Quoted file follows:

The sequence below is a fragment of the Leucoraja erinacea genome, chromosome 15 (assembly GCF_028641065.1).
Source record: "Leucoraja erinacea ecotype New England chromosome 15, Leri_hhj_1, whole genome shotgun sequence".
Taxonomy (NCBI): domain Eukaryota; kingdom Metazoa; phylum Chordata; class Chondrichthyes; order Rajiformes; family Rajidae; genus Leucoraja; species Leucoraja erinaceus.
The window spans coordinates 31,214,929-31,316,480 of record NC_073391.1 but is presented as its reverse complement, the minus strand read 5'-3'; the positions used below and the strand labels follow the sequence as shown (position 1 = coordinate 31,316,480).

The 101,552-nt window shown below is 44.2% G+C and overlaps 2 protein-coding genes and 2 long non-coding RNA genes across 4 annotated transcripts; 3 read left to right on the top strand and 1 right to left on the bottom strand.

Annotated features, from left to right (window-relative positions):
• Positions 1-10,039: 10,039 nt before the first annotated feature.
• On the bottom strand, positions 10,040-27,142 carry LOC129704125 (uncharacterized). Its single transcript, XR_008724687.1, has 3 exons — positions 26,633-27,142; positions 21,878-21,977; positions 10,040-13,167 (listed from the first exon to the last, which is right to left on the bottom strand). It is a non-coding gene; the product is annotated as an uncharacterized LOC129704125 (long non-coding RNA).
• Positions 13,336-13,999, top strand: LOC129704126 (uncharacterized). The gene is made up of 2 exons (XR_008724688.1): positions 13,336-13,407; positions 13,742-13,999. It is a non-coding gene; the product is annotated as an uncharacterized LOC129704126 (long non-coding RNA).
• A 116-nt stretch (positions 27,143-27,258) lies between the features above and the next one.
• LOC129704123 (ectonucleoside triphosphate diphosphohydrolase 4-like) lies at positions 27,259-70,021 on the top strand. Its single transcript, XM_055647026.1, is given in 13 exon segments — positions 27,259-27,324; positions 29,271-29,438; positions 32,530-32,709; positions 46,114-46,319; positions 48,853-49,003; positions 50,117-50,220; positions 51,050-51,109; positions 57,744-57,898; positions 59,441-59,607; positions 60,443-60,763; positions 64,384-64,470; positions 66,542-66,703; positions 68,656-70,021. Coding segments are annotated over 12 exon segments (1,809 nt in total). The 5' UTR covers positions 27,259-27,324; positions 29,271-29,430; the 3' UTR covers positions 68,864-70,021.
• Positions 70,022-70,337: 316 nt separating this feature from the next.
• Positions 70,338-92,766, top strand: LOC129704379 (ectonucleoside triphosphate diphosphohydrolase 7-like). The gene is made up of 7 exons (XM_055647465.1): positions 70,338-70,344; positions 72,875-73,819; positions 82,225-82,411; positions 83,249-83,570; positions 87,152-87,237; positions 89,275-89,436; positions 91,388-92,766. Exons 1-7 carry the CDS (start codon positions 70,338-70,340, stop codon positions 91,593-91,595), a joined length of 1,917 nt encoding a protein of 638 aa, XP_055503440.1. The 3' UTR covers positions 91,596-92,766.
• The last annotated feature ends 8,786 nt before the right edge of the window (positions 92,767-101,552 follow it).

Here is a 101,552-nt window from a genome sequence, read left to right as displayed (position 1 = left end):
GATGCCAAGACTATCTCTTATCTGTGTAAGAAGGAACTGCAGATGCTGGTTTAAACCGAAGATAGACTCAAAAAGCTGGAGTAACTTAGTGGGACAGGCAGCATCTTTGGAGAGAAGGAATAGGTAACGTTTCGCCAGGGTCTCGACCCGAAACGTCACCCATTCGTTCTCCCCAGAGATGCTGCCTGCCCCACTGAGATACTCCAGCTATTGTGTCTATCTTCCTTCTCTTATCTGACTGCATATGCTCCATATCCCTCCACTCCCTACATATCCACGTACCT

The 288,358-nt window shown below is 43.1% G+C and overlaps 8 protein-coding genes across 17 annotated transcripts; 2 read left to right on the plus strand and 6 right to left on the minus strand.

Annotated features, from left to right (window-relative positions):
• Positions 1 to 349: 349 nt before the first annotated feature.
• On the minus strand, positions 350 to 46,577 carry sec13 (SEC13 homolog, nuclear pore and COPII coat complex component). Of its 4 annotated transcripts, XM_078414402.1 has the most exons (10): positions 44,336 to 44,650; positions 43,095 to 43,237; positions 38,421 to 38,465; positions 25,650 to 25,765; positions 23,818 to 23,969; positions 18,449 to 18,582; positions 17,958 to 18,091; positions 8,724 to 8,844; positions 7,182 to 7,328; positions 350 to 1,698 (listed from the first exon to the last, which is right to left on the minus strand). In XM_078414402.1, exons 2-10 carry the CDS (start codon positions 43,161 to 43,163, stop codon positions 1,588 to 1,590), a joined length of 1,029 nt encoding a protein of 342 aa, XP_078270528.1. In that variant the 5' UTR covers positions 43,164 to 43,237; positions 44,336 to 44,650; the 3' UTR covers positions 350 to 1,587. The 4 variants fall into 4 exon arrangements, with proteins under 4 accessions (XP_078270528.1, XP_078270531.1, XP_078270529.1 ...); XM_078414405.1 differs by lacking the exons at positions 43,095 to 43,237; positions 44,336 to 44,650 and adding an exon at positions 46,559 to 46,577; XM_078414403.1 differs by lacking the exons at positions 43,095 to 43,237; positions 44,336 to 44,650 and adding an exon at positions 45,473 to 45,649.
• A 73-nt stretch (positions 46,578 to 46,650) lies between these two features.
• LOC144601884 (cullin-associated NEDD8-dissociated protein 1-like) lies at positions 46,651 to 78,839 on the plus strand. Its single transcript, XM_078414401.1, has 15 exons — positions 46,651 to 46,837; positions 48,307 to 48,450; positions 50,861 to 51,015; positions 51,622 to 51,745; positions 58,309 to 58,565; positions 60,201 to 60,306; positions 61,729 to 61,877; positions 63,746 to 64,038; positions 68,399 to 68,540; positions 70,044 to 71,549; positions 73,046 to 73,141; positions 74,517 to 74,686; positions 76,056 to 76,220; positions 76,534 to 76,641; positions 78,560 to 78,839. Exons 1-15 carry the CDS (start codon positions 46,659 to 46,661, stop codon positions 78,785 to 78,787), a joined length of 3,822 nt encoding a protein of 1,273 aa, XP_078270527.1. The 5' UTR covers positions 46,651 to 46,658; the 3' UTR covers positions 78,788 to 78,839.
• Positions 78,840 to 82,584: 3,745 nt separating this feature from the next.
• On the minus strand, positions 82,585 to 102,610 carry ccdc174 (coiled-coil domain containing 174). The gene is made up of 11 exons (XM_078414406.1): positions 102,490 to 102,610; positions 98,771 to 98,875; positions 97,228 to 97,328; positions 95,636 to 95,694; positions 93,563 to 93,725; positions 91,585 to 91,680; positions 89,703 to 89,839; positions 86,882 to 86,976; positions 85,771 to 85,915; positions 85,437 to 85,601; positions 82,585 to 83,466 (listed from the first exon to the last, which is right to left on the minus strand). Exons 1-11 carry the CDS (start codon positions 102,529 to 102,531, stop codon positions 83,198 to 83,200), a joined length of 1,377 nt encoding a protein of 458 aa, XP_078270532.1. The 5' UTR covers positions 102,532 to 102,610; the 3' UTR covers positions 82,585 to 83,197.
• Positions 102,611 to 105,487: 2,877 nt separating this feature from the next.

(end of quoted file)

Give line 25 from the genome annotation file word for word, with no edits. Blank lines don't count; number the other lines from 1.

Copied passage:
• Positions 102,611 to 105,487: 2,877 nt separating this feature from the next.